Making one last toast to Mom
My mother was gone, but I still felt her presence. A tale of martinis and coincidences.
The day my mom died, my head was filled with questions, from the mundane (what to do with everything she had in the nursing home) to the abstract — how will I live in a world without her? But I knew one thing with absolute certainty, and that was where my husband and I would have dinner that night. We were going to the Ninety Nine.
The restaurant was 200 miles from my house but less than a mile from my mom’s apartment in Salem, New Hampshire. It had special meaning to all of us. It was where we went for her last birthday. It was where my husband took her to dinner after his quarterly business trips to Massachusetts. She’d be giddy when I talked to her afterward, filled with her love for Glenn and the martini she always had with dinner.
That was another given: In her honor, one of us was going to have a martini.
We sat at the bar. We had spent the day packing up Mom’s clothes for the Salvation Army, scouring her apartment for paperwork, and shopping for a shirt for her to be buried in. We needed company other than our own.
I can’t remember what Glenn had to eat, but I know he ordered a martini. I opted for a lobster roll — my mom and I had shared one the last time we went to Hampton Beach — and a glass of wine, another of her favorites. Our drinks came, and we toasted Mom.
The couple on the left of us asked what we were drinking to. I told them that my mom had just died, and we were commemorating her life. As we talked, we learned that the woman went to the same church as my mother. She promised to say a prayer for her.
A Red Sox game was playing on the television sets around the bar. They were winning. Mom would have been glad.
An older man and his middle-aged son sat down on our right. We began talking. Their family lived in Salem. The dad asked if I did as well.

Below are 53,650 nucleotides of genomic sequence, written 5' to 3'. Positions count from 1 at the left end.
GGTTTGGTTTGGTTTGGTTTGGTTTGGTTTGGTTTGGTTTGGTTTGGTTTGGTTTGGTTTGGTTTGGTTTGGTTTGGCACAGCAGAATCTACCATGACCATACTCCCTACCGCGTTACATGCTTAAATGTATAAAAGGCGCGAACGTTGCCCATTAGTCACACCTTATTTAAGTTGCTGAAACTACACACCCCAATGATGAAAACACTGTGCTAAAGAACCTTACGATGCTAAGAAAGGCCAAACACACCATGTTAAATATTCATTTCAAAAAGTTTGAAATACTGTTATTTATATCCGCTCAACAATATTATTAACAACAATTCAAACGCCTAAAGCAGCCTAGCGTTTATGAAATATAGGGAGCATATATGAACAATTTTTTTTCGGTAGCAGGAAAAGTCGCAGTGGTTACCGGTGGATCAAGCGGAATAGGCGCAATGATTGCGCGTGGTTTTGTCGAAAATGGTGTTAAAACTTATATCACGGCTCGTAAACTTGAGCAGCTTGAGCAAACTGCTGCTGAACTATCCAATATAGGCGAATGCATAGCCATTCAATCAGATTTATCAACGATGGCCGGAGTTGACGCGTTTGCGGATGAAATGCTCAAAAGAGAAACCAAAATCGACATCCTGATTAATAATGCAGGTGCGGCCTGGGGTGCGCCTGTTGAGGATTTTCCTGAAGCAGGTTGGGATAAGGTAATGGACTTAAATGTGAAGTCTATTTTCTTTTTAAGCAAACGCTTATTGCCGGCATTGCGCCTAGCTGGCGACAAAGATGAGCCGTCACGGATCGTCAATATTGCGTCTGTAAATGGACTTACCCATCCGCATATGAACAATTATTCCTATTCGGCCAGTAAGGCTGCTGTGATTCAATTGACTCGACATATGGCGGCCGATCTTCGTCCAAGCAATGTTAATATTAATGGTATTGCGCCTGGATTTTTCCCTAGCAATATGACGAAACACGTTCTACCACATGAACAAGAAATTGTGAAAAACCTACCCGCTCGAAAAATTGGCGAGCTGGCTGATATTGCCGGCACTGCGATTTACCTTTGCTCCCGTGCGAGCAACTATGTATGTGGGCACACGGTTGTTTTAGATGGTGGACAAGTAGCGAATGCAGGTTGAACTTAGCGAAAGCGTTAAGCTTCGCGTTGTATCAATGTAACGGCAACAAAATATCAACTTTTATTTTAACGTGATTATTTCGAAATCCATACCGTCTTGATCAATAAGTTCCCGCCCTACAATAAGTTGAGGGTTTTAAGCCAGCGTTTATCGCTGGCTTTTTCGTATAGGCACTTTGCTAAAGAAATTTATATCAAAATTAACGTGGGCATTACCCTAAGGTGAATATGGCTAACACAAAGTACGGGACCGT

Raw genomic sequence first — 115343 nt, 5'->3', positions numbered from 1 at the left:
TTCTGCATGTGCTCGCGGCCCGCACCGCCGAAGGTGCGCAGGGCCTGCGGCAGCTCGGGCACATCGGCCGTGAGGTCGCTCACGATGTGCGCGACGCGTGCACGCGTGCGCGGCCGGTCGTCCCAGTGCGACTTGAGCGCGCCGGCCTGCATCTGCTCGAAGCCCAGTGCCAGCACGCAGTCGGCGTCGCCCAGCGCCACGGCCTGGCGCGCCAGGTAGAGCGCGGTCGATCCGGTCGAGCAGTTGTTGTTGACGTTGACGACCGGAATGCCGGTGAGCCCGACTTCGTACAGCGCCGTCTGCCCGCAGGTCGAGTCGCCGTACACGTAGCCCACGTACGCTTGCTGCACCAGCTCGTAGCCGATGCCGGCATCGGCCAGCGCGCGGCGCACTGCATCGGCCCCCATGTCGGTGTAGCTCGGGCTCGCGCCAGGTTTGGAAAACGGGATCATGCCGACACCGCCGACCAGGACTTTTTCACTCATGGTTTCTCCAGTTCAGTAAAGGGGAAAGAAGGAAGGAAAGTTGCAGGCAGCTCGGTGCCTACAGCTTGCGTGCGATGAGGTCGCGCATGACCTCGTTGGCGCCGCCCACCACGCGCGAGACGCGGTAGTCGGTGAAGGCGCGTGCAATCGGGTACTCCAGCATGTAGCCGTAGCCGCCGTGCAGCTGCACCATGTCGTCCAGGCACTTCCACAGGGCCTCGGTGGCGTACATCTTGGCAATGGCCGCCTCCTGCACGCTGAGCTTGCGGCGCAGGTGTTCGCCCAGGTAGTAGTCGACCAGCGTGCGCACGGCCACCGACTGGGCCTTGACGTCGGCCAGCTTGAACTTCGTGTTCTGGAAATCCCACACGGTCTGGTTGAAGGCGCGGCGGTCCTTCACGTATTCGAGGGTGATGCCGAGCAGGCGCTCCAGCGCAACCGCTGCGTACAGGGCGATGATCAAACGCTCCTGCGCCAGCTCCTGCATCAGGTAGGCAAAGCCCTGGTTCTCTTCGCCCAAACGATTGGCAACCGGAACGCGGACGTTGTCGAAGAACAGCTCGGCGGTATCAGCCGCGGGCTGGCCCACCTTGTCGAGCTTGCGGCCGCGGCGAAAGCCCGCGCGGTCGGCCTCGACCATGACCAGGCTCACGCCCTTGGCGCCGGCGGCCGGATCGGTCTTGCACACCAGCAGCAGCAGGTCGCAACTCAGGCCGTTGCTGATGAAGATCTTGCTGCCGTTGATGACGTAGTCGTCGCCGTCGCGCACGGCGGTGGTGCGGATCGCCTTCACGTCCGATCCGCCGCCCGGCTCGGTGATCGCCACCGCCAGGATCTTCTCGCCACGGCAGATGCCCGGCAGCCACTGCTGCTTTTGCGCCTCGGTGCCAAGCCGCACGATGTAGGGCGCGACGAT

“No. I live in New York. My mom lived in Salem, but she died today.”
“I’m so sorry,” he said.
“Me, too. But she’d be happy we’re here celebrating her life,” I said. “She loved this place, especially the martinis.”
He nodded toward my nearly empty wineglass. “Can I buy you a drink to toast your mother?” he asked.
“Yes,” I said. “She — I — would love that.”
He introduced us to his son. We talked about jobs and families and cars and traveling. I asked the father if he’d lived in Salem all his life.
“No,” he said. “When my parents emigrated from Italy, they settled in Everett. That’s where I was born and raised.”
“Everett? My mom lived there for years,” I said. “We grew up in Medford, but she moved to Everett when we were grown.”
“My wife grew up in Medford!” he said. “In fact, hold on. She was out when we left for dinner. Maybe she’s home now.” He called and told her he’d met a lovely couple from New York and asked her to join us.
“OK,” he said. “But here, at least say hello.” He handed me his phone. After a brief conversation, I handed it back.
“We never properly introduced ourselves,” I said. “I’m Jeannette.”
“Yes. My parents faced so much discrimination when they came here. People would drive by our house and yell ‘wop.’ They didn’t want to give me an Italian name.”
I smiled. “My mom’s name was Mary Patricia. Everyone called her Patsy.”
I’m heartbroken that I can no longer visit my mother or pick up the phone and call her, but I no longer ask myself how I can live in a world without her. She showed me that day that she will always be with me.